A couple of weeks ago, our Business Communication Advisory Board met to discuss various workplace communication topics. We enjoy hearing from these professionals, who represent a variety of business fields—accounting, human resource management, education, local government, health care administration, and many more.
One of the main topics we discussed is what employers really want when they tell applicants to send their materials electronically. Does this mean they want the cover letter and résumé in the body of an email? Should applicants attach Word documents (a cover letter and a résumé) to an email? Should applicants attach PDF files or Word files? Is the email the cover letter, or should a separate cover letter be attached to the email?
Essentially, our board members said that how applicants submit their documents is not as important as the stories they tell within those documents. However, they shared the following thoughts regarding their experiences.
- PDF files work better as attachments than Word documents, as the PDF file will likely always open and preserve a document’s format.
- Fewer attachments are better. If both the cover letter and résumé are attached to an email, they should be in one PDF document.
- Generally, a concise, well-written email will work for a cover letter.
- Whether a cover letter is sent as an email or as an attachment, it needs to be short and concise and must tell the applicant’s story well—and honestly.
- Applicants who send a cover letter as an email must be sure to keep the same level of formality that they would in an attached cover letter or printed cover letter. One board member says that applicants who send cover letters via email tend to use a tone and style that are too informal.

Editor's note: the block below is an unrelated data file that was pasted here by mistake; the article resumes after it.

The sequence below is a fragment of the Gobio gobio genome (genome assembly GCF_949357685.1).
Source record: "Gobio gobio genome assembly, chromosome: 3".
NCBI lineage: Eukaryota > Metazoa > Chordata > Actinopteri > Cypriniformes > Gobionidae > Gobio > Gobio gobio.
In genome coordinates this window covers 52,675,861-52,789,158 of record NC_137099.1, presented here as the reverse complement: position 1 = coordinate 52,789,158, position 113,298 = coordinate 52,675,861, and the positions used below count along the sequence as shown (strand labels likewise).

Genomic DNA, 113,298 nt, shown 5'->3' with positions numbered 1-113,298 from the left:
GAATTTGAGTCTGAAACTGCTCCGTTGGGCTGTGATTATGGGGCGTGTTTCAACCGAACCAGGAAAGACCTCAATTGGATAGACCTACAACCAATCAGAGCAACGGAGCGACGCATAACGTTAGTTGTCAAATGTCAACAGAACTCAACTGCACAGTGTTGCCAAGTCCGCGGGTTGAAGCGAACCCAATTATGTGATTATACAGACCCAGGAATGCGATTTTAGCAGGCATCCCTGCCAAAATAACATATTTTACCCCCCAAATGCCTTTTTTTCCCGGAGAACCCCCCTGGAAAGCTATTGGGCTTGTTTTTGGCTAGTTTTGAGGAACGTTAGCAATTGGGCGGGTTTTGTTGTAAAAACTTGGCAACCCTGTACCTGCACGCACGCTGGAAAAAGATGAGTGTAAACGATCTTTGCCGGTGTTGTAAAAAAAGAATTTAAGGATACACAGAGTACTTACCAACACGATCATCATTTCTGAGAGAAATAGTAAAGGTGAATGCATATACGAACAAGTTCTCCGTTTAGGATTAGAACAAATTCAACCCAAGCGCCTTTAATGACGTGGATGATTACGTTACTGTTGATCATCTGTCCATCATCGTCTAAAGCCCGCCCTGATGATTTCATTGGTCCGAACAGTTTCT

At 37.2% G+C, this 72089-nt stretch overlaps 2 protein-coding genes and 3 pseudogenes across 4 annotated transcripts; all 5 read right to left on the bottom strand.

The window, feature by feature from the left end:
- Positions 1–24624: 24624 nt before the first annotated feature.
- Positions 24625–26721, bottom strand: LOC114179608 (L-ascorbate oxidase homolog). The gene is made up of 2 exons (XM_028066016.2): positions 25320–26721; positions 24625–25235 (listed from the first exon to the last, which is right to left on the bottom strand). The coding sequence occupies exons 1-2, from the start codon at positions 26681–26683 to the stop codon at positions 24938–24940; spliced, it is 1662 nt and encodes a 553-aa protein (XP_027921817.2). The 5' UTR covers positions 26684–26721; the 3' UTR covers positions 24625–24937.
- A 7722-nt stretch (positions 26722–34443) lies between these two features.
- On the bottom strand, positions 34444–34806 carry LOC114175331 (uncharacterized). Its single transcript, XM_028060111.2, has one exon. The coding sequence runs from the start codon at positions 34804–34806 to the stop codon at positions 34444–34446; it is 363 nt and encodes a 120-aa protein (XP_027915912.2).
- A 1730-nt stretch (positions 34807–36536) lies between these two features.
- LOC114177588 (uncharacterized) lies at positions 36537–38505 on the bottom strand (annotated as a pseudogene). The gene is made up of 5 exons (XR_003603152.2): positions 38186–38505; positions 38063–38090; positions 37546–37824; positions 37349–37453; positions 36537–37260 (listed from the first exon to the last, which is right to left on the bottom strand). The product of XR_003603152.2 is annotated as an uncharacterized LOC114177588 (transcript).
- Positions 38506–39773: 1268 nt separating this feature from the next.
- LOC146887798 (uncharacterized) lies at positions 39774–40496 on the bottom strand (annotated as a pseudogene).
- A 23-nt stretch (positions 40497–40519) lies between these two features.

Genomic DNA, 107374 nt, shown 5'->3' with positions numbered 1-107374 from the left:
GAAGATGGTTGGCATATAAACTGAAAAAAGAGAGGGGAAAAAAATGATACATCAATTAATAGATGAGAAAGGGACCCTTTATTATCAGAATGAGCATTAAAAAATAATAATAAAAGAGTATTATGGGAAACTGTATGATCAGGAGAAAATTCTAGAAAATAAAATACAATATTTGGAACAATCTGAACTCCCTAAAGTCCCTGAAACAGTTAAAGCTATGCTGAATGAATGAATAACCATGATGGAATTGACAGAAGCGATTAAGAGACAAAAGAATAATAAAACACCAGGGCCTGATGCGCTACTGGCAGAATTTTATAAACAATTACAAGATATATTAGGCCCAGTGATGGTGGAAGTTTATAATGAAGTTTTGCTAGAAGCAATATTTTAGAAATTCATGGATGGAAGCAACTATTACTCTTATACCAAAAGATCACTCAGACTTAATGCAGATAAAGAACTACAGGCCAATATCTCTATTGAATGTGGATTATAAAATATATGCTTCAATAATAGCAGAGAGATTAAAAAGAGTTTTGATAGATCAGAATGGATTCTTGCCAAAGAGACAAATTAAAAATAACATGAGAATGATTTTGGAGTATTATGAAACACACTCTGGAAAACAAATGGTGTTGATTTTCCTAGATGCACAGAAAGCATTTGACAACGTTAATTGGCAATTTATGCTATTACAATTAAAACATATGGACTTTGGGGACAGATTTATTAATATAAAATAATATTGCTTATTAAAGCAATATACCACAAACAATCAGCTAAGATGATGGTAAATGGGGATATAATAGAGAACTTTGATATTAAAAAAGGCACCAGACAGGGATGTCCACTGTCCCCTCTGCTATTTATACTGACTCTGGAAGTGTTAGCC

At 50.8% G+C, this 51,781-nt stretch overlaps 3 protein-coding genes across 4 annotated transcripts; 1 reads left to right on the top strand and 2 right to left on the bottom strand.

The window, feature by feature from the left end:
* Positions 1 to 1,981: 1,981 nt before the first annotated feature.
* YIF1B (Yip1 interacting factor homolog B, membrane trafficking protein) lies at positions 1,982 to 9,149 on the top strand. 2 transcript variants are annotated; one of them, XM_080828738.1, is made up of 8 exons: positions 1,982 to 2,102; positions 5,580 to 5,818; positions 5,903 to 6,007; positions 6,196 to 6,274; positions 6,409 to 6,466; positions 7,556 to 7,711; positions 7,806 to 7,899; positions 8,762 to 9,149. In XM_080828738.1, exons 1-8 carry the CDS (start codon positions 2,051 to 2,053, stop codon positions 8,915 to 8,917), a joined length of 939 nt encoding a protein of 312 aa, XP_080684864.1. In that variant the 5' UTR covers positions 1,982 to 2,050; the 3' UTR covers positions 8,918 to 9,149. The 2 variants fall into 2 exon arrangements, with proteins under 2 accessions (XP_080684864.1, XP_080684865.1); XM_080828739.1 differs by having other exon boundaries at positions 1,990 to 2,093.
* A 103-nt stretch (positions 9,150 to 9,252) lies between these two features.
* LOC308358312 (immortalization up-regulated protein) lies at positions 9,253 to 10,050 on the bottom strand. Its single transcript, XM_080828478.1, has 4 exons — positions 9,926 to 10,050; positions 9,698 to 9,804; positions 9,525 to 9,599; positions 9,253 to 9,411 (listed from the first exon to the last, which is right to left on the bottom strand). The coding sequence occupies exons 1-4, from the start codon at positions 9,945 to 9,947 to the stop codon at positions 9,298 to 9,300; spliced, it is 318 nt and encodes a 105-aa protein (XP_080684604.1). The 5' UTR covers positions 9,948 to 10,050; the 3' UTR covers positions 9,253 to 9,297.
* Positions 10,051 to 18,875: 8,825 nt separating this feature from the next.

- Applicants should keep in mind that employers use the quality of the writing in application materials—regardless of how they are submitted—as a measure an applicant’s communication skills and overall competence.
- Applicants should send thank-you notes immediately after the interview and follow up if they have not heard from an employer within two weeks. Interestingly, while board members say email thank-you messages are fine, they prefer a handwritten note. After emails are read, they are likely deleted or lost in the volume of inbox messages. A handwritten thank-you note will likely sit on the interviewer’s desk and continually remind him or her of the applicant. Email messages, they say, work well if the employer has indicated that a hiring decision will be made within a day or two.
- Board members say it is also fine with them if they receive both the handwritten and email thank-you note. Regardless, the message should thank the interviewer, address a high point or major qualification that was discussed in an interview (not recap the entire interview), and end with a confident expression of interest in the position.
Does all of this advice sound familiar? Sure. We have been sharing a lot of this advice with our students for years. However, it’s nice to tell our students that we know the advice will work because professionals in their (the students’) anticipated careers have told us this is what they look for.